The CMS finalized rules Monday that set minimum standards for home health agencies. The rules are aimed at improving the quality of care for Medicare and Medicaid beneficiaries and boosting patients' rights.
About 12,600 home health agencies provide services to roughly 5 million Medicare and Medicaid beneficiaries in the U.S., according to the CMS. Skilled nursing care, physical therapy, occupational therapy and services from home health aides are among the range of services offered as part of home health care.
“Today's announcement is the first update in many years to Medicare and Medicaid home health agency rules and reflects current best practices for in-home care, based on recommendations from stakeholders and medical evidence,” said Dr. Kate Goodrich, CMS's chief medical officer and the director of its Center for Clinical Standards, in a statement announcing the rule.
The 374-page rule sets out conditions for home health agencies to be able to participate in federal Medicare and joint federal-state Medicaid programs. They include requirements in training, competency and patient rights.
The final rule requires that patients and caregivers receive written information about services, such as instructions for medications or contact information for clinical managers at home health agencies.
Other requirements focus on integrated, coordinated care. The rule expands a requirement for patient care coordination that designates a licensed clinician as responsible for services such as coordinating referrals. An integrated communication system is another requirement, aimed at ensuring that a home health agency and patient's physician communicate with each other.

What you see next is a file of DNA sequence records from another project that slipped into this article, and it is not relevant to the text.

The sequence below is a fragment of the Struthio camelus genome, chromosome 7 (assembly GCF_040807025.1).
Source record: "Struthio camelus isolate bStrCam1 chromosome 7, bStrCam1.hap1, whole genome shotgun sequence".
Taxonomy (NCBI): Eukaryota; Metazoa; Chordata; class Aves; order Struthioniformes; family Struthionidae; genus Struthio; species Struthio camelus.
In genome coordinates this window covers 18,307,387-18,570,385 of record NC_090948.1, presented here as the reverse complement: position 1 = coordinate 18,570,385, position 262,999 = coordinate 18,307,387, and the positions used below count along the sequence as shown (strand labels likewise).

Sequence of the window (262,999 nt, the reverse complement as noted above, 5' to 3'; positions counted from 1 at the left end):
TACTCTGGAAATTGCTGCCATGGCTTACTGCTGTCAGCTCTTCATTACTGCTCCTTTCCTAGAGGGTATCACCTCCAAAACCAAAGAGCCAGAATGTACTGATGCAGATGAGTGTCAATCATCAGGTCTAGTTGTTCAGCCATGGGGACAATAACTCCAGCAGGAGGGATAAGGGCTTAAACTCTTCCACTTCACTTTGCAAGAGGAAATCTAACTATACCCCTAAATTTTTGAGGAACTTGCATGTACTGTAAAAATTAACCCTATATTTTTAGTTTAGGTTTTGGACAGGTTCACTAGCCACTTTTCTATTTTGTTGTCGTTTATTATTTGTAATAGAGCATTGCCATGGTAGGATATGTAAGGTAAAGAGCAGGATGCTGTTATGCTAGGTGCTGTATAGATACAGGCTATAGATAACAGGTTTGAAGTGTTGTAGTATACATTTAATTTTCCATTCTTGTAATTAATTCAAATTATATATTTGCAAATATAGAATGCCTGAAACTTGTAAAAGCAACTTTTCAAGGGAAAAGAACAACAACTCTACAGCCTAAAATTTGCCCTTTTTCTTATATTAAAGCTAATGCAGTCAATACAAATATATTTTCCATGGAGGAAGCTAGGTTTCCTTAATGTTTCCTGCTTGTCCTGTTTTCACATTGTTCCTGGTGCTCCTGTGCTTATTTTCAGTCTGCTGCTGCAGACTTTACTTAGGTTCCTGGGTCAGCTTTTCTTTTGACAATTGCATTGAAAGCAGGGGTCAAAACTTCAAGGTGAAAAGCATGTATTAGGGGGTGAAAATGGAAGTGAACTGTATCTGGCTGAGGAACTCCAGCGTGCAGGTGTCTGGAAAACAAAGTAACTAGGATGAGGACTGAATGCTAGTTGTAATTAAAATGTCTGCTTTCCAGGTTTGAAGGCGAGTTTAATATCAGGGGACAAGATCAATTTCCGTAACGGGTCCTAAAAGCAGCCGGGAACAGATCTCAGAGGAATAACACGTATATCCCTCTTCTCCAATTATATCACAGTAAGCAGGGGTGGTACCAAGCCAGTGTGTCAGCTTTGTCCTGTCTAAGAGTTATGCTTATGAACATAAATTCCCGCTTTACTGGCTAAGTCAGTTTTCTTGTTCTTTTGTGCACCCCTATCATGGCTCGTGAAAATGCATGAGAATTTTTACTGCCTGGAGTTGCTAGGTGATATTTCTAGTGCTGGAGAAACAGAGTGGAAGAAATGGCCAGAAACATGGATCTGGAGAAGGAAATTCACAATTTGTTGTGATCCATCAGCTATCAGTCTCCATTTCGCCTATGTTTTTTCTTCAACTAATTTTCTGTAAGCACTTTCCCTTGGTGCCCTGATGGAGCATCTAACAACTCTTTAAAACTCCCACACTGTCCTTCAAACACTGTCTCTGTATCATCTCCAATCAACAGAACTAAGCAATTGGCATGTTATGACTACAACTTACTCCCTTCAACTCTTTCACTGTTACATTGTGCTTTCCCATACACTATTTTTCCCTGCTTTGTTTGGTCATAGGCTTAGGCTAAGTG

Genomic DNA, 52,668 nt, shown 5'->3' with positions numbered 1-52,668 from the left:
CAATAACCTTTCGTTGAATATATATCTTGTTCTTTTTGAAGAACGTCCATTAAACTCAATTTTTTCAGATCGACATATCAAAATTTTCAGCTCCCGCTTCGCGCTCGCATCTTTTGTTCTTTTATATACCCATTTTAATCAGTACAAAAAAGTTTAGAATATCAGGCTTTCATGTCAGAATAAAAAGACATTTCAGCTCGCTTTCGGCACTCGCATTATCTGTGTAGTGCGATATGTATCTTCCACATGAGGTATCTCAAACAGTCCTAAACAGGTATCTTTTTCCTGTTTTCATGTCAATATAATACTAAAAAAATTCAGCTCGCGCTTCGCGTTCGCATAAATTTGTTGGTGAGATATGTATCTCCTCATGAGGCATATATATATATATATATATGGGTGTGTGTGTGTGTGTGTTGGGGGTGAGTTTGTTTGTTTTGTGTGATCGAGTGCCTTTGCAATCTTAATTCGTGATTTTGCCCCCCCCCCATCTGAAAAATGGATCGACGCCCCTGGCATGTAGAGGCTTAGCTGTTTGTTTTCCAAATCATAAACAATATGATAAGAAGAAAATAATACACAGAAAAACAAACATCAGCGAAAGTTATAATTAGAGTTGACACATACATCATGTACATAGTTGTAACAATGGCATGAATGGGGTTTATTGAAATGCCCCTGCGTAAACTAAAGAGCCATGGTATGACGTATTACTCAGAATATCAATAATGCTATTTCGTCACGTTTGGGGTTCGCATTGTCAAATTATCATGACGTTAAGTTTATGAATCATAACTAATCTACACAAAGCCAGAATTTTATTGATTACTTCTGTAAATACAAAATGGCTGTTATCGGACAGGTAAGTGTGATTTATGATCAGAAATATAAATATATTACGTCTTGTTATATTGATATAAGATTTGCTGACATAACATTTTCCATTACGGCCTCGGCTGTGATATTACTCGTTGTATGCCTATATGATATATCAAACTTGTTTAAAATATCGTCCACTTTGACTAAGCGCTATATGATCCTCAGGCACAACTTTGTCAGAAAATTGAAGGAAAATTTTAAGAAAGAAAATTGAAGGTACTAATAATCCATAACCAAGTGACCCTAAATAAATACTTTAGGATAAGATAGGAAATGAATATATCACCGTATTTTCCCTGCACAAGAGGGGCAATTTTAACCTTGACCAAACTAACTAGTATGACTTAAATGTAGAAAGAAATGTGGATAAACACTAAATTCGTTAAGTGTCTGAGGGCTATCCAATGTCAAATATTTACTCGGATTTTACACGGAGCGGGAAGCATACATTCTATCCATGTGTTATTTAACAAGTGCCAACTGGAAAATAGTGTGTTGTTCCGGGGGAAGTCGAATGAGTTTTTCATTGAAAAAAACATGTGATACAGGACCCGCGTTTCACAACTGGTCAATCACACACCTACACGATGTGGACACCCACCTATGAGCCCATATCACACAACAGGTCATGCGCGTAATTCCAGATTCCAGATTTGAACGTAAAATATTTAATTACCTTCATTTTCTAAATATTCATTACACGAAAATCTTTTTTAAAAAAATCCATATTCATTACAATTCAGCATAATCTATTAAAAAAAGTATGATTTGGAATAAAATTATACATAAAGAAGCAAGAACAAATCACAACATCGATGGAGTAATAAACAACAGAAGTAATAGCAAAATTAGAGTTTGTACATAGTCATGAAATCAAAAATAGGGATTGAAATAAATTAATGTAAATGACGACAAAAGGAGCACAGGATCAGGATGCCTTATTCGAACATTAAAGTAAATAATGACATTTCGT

“We are revising the home health agency requirements to focus on a patient-centered, data-driven, outcome-oriented process that promotes high quality patient care at all times for all patients,” the final rule says.
Several principles guided the new conditions of participation, according to the rule. One was to develop more continuous, integrated care processes. Another was to use a “patient-centered, interdisciplinary approach” that recognized the contributions of “various skilled professionals.” The new conditions for home health agencies also tried to eliminate administrative requirements that were not seen as helping patients.
Home health agencies must meet these requirements and others laid out in the rule to be eligible to provide services to Medicare and Medicaid beneficiaries. The regulations are set to take effect July 13, 2017.